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A Monk’s Son Struggles to Find Meaning

Apr 25, 2019 | 831 videos
Video by Yoko Okumura

Finding a path in life is a tall order for anyone. But when you’re the son of a Buddhist monk, discovering your purpose can seem even more daunting. In her short documentary Sit, Yoko Okumura tells the story of her father, the Japanese Sōtō Zen priest Shohaku Okumura, and her brother, Masaki, who lives at home and struggles to find the motivation to go out in the world and seek a place for himself.

“Birds need to fly in order to figure out what the sky is like … We human beings need to do something in order to find [out] what this world is like,” says Shohaku in the film. Though in many ways their values align—the monk admires his son for his lack of concern for money and material possessions—Shohaku believes it’s important for Masaki to find work that he is passionate about in order to live independently in the world.

One problem, according to Masaki and Yoko, is that their parents’ practice of Buddhist detachment manifested in a hands-off approach to parenting, with very little guidance in the way of career building. “I kind of wish they had more expectations of us,” Yoko says from behind the camera while interviewing her brother.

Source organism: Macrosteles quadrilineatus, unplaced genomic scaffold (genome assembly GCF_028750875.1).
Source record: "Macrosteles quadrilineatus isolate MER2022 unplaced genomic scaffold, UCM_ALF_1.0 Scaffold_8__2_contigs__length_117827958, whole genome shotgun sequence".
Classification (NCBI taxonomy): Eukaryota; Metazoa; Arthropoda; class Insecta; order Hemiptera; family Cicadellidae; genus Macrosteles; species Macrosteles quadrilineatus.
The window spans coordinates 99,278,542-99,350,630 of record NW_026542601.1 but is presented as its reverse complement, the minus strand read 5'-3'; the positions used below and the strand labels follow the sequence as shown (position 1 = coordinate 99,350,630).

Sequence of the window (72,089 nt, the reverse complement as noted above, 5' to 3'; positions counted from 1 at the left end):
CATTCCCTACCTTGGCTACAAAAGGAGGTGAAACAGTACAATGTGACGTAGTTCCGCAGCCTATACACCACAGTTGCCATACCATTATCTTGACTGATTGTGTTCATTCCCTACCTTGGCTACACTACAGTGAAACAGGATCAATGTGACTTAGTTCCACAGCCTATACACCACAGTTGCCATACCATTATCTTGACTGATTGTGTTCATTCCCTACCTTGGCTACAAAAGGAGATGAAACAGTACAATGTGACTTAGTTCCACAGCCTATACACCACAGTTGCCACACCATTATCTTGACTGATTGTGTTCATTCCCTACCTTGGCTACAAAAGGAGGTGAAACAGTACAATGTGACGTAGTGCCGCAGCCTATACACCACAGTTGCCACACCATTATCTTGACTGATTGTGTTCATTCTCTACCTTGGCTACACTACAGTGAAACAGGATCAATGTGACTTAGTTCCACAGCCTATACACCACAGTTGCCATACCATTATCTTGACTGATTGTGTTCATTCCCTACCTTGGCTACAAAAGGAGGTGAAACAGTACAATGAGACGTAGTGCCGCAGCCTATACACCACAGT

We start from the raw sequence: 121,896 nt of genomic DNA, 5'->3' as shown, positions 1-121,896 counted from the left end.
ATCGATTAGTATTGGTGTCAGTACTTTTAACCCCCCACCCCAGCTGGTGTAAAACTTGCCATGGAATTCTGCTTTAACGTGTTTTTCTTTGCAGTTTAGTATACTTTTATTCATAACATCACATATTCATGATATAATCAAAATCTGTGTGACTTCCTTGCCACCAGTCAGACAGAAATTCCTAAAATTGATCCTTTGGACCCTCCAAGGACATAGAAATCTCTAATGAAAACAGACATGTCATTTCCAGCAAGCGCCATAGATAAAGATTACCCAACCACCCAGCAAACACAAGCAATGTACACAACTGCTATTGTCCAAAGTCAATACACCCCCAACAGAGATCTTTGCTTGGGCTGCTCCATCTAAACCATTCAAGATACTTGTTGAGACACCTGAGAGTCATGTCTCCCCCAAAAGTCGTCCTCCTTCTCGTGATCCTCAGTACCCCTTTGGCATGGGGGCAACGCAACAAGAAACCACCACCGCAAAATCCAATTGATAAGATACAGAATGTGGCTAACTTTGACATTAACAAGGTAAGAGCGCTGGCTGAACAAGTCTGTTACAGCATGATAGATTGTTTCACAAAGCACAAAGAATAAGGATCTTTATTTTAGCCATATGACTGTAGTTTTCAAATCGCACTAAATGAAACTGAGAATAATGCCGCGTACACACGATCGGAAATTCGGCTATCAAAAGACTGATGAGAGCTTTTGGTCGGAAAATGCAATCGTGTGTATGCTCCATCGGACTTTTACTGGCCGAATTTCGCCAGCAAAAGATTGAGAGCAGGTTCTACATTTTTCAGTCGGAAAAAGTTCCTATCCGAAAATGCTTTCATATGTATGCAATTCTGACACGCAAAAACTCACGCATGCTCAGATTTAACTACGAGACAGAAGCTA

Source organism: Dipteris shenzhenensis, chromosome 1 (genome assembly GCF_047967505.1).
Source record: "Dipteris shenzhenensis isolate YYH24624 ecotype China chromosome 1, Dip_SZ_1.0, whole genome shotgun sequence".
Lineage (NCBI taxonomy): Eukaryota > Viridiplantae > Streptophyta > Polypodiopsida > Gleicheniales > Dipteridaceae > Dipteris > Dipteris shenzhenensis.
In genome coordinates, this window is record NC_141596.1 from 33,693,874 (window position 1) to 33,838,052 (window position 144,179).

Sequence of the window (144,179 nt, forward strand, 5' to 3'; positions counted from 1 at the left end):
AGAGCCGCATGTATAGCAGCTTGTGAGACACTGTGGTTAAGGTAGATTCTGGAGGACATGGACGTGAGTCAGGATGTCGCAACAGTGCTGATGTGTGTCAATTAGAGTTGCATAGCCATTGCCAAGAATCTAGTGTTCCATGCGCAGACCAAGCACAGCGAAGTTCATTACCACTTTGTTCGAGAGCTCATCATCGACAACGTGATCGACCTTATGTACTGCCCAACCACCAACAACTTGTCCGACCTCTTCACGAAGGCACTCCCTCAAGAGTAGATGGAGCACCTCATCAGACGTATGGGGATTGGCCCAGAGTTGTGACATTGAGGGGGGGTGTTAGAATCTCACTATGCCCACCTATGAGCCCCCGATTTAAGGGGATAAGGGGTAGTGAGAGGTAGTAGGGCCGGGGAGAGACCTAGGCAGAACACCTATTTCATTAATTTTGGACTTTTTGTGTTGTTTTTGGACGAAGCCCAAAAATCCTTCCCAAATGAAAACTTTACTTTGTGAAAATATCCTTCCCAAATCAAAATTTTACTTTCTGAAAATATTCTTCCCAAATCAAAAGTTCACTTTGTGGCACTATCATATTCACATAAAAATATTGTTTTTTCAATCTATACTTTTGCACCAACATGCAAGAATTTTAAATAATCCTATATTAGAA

In a recent interview, Yoko acknowledged the fine line between Buddhist detachment and the kind of ennui that Masaki feels. “There's no one way to draw that line,” she told me, “but since detachment of the Buddhist nature is about being free from the cycles of suffering, I think at the end of the day if your detachment in the form of demotivation is causing you suffering, you're not really achieving the Buddhist purpose of detachment.”

“If we are all immersed in the ocean of Western values that hold fame, fortune, and purpose on a pedestal,” she added, “people who don't have a strong drive for those things can appear like they have a problem.”

Sit is ultimately a moving meditation on the myriad ways we find meaning in our lives, and how we begin to find ourselves in the process.

“I was surprised to find that making the documentary became a reason to talk in our family,” Yoko told me. “There is so much I wouldn't have known, and would never have asked them, if it weren't for this documentary.”

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Author: Emily Buder

About This Series

A showcase of cinematic short documentary films, curated by The Atlantic.